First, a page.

NEW YORK (Reuters) - When Private First Class Bradley Manning was seeking a civilian defense attorney to bolster his government-appointed legal team in 2010, he considered a number of lawyers experienced in courts-martial.
His aunt, herself a lawyer, helped vet names of possible lawyers for the case suggested by Army veterans and activist supporters. The family fielded unsolicited offers from attorneys eager to take the high-profile case in which Manning is accused of passing more 700,000 classified files to WikiLeaks in the biggest unauthorized release of secret files in U.S. history.
Eventually, Manning settled on a low-profile choice: David Coombs, a Providence, Rhode Island, attorney who had been in private practice for only a year after more than a decade as an Army prosecutor and defense attorney.
Though Coombs’ name was unfamiliar to the public, and even to the defense bar at large, he had built a reputation as a meticulous and thoughtful attorney among his Army colleagues.
“He’s probably one of the most organized attorneys I’ve ever seen,” said Jonathan Crisp, a Pennsylvania attorney who worked alongside Coombs as a judge advocate general. “I guarantee he’s probably read every piece of evidence. Some attorneys will wing it - he’s definitely not in that category.”
Manning’s court-martial began this week and will resume on Monday.
After previously pleading guilty to 10 lesser offenses, Manning still stands accused on 21 counts, including the most serious one of aiding the enemy. He faces a possible life sentence without parole if convicted.
Some legal experts questioned Coombs’ strategy in allowing Manning to plead guilty to 10 lesser charges in February without the promise of any concessions in return.
The voluntary move, known as a “naked plea,” seemed aimed at gaining leniency from the judge at sentencing while forcing the government to prove only the most difficult charges, including claims he intended to aid al Qaeda.
Military law experts warned the pleas could also backfire by making it easier for prosecutors to prove their case.
As the trial unfolded, Coombs stood out as the only lawyer in civilian clothes, though his closely cropped hair hinted at his military background and his current status as an Army Reserve lieutenant colonel.
Coombs has sought to portray Manning as an idealistic young soldier grappling with a moral dilemma when he gained access to the documents in Iraq.
Friends of Coombs said his calm, low-key demeanor has served him well in handling the spotlight’s glare.
“You don’t see him going out there and making the case about him and not his client,” said Jon Jackson, a close friend who, like Coombs, is a former judge advocate and a lieutenant colonel in the Army Reserve.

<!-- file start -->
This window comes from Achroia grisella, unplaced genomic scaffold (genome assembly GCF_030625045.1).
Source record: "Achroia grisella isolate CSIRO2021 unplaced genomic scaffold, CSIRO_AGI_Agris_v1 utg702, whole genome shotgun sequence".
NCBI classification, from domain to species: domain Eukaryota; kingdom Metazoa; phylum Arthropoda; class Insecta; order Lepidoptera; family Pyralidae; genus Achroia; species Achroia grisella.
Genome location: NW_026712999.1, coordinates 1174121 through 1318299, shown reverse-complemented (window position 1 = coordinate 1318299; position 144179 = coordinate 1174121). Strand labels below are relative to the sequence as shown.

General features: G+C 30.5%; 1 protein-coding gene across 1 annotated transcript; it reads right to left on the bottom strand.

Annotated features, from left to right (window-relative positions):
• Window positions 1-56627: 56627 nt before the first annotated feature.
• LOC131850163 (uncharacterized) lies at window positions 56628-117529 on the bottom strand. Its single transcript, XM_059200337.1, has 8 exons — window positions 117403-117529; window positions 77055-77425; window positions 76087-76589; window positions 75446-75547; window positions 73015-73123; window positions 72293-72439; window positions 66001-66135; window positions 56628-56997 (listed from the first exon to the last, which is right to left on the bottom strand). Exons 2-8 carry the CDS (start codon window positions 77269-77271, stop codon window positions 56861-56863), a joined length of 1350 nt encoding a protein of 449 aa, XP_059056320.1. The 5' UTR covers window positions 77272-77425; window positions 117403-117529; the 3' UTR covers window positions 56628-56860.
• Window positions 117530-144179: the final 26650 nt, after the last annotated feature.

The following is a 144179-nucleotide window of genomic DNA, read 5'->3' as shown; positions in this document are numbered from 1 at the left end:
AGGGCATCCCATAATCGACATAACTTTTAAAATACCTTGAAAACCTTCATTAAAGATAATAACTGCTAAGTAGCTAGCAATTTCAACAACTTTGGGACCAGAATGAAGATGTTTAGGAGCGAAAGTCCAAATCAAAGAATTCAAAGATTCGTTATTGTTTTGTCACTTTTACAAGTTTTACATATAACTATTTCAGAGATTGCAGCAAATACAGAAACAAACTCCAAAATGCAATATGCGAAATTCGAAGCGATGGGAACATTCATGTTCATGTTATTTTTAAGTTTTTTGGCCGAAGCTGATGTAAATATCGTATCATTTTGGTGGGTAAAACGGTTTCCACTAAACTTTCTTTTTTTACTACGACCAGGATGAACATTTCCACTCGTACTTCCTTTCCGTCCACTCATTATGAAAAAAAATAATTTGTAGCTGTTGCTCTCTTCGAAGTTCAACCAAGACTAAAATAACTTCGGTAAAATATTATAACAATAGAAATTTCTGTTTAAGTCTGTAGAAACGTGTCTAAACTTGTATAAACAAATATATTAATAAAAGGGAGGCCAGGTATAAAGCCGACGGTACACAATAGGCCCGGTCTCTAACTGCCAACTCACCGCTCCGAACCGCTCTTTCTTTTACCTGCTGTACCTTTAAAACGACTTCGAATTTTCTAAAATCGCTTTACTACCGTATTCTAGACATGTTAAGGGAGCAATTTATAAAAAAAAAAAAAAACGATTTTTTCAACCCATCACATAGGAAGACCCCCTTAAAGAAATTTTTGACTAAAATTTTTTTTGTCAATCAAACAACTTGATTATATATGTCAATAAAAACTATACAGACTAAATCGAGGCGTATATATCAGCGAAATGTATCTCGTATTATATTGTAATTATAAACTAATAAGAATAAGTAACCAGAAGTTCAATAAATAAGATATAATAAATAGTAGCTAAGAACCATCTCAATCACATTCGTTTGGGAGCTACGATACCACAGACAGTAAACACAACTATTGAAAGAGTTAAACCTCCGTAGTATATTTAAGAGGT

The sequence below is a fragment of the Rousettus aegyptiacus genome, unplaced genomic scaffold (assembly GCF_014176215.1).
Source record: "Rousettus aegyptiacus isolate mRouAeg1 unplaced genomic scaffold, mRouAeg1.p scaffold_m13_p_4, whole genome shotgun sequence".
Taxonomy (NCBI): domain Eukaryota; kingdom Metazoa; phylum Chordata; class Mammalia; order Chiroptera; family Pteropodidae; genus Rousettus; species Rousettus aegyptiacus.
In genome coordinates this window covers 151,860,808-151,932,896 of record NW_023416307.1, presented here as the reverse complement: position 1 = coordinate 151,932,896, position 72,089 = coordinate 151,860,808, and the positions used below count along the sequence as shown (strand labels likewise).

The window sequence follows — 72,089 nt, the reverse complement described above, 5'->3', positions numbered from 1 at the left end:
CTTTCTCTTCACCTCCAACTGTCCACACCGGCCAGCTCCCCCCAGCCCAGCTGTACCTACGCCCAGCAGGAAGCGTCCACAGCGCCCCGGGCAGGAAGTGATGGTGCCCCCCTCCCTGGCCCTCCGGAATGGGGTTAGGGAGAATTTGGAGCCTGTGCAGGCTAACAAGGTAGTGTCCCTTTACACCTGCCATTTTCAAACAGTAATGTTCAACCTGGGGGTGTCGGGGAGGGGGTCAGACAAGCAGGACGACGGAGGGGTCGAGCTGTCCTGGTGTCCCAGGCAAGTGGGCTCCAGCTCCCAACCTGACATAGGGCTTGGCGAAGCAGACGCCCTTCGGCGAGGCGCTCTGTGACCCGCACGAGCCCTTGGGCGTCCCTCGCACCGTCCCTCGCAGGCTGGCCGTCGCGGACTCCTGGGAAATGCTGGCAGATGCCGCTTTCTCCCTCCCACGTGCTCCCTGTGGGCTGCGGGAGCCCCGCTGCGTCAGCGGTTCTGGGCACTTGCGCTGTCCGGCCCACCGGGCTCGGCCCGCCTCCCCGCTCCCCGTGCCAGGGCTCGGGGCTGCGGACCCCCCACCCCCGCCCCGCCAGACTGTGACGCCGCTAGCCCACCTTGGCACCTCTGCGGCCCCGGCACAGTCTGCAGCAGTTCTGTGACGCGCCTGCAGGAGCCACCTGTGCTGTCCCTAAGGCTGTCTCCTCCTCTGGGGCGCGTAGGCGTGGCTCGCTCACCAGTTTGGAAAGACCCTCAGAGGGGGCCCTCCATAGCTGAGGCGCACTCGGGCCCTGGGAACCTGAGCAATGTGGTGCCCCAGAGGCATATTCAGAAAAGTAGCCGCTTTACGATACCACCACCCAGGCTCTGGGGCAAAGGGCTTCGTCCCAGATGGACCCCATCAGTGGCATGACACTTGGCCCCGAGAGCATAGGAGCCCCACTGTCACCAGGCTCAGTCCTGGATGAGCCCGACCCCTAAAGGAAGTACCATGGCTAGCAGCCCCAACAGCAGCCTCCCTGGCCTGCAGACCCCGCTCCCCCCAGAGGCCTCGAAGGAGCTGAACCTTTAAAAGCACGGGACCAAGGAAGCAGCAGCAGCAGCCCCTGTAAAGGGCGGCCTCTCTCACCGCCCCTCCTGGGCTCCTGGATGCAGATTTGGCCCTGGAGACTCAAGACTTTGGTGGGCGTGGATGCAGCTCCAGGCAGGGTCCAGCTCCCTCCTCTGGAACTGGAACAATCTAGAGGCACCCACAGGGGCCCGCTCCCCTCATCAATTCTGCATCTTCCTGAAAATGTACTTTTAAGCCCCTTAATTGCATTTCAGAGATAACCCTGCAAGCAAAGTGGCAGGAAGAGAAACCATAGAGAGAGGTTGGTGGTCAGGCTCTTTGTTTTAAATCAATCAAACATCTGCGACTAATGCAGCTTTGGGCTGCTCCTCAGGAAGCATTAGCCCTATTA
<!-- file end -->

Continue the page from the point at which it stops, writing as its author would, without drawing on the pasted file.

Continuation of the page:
Coombs is not responding to press inquiries during the trial but has used a blog at his law office’s website to communicate with the public, post copies of defense motions, and provide updates on his client’s well-being.
On the eve of trial, he thanked supporters and concluded with a message in all capital letters: “I am Bradley Manning.”
Several former colleagues said Coombs has always cut a polished, comfortable figure in the courtroom, keeping theatrics to a minimum.
“I would bet very good money that Dave’s not feeling any more pressure than he would for any other case,” said Tom Fleener, a Colorado attorney who as an Army defense lawyer opposed Coombs when he was working as a military prosecutor. “That’s just Dave’s personality.”
Crisp recalled a case in which he and Coombs were defending a client accused of rape who attempted suicide by immolating himself with lighter fluid.
“He didn’t freak out,” Crisp said. Instead, Coombs got to work researching whether the trial would be required to continue without his client’s presence.
On his blog in 2009, Coombs said the incident reinforced the importance of developing a rapport with one’s client.
“A defense counsel is likely the most educated, responsible and attentive person in the client’s life at the time,” he said.
A pro-Manning group known as Courage to Resist has raised almost $1.2 million on his behalf; approximately $265,000 had gone to pay Coombs’ fees through May, with the balance spent on the group’s staff, advertising and outreach. Another $57,000 in donations had gone directly to a legal trust fund.
Jeff Paterson, who runs Courage to Resist, said WikiLeaks gave more than $10,000 early in the case, while another $75,000 came from an anonymous donor. Most of the money has come from a network of 20,000 donors, many of whom opposed the war in Iraq.
Before leaving active duty for private practice, Coombs was offered the chance to be a military judge, a sign that his superiors in the Army recognized his talent, said Amy Fitzgibbons, a former colleague.
He spent several years teaching law at the Judge Advocate General’s School in Virginia and currently holds adjunct positions there and at Roger Williams School of Law in Rhode Island, where his wife, Tanya Monestier, is also a law professor.
The judge on the trial, Denise Lind, said during a pretrial hearing last year that Coombs might have taught her classified information course at JAG school.
“You look familiar,” she said, before adding, with some polite embarrassment, that she didn’t really remember the class.
Reporting by Joseph Ax; editing by Andrew Hay